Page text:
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Report No. 29

57. Offences under the Customs Act.-Another example of a provision dispensing with mens rea is section 167(12A) read with section 52A of the (old) Sea Custom1 Acts. The net result of these two provisions was, that if a vessel constructed, adapted, etc., for the purpose of concealing goods, under section 52A, entered, etc., within the limits of India, the vessel would be liable to confiscation. The master of the ship was also liable to a penalty not exceeding rupees 1,000. It has been held2 that having regard to the fact that this sub-section, as contrasted with other sub-sections, did not use the word "knowingly", etc., and having regard to the fact that importation of the requirement of mens rea would nullify the object of section 52A (to put an end to illegal smuggling), the prohibition must be regarded as absolute. The guilty mind could rarely be established against the owners of vessels which are travelling on the high seas, and it may be difficult to prove the guilty knowledge even of the master of the ship. If absence of such knowledge was allowed to be pleaded as a defence, the owners and the master could very well plead that the alleged alteration, etc. was made without their knowledge, and it will be almost impossible to establish mens rea in such cases.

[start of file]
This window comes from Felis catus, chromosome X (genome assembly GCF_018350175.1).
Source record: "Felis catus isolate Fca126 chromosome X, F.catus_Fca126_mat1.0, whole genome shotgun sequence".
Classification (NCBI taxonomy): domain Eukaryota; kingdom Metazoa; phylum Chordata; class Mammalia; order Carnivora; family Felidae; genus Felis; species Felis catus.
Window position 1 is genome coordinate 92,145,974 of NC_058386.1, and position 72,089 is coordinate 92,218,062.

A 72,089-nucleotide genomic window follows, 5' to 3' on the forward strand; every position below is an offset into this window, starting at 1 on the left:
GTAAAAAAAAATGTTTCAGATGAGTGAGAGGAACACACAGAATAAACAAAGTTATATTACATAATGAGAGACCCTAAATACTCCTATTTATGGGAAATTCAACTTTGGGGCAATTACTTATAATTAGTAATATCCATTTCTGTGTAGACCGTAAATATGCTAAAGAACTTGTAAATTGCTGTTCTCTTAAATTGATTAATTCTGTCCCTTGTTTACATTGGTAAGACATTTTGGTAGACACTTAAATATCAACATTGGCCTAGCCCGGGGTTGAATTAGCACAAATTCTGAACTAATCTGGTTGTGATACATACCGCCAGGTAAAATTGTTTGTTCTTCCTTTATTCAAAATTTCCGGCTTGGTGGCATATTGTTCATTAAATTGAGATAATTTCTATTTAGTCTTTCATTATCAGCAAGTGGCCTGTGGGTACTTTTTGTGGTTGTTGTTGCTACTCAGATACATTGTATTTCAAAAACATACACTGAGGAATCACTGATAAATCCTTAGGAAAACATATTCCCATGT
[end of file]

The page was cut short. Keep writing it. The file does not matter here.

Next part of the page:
1. See, now section 115 (1)(a), Customs Act, 1962 (52 of 1962).

2. Indo-China Steam Navigation Co. v. Jasjit Singh, AIR 1964 SC 1140 (1150, 1153), paras. 24 and 33.

58. Offences under the Foreign Exchange Act.-A recent decision of the Supreme Coury1 virtually establishes the same position in respect of offences under the Foreign Exchange Regulation Act, 19472.

1. State v. M.H. George, AIR 1965 SC 722, paras. 40, 41 (May) (Reviews case-law).

2. The Foreign Exchange Regulation Act, 1947 (7 of 1947).

59. Of course, the question whether the liability under a statute is absolute, is ultimately one of construction of the particular statute, and the answer will depend on the language employed in the statute1, the policy behind it2, and how far enforcement of the statute would suffer by adherence to the doctrine of mens rea3.

The examples cited above are merely intended to show that in relation to some of the enactments relating to the offences in question, it would be proper to say, that they fix their attention on the acts themselves, irrespective of the knowledge or intention4.

1. Cf. Craies, Statute Law, (1963), p. 539.

2. Cf. Mousell Brothers, Ltd. v. L. & N. W. Railways, (1917) 2 KB 836 (845): (1916-17) All ER Rep 1101 (1106) (per Atkin J.).

3. Cf. Lim Chin Aik v. The Queen, 1963 AC 160: (1063) 2 WLR 42: (1963) 1 AER 223 (PC); and note thereon in (1963) 26 Modem Law Review 446.

4. See also para 53, supra.

Proposal to include certain Social and Economic Offences in the Indian Penal Code Back

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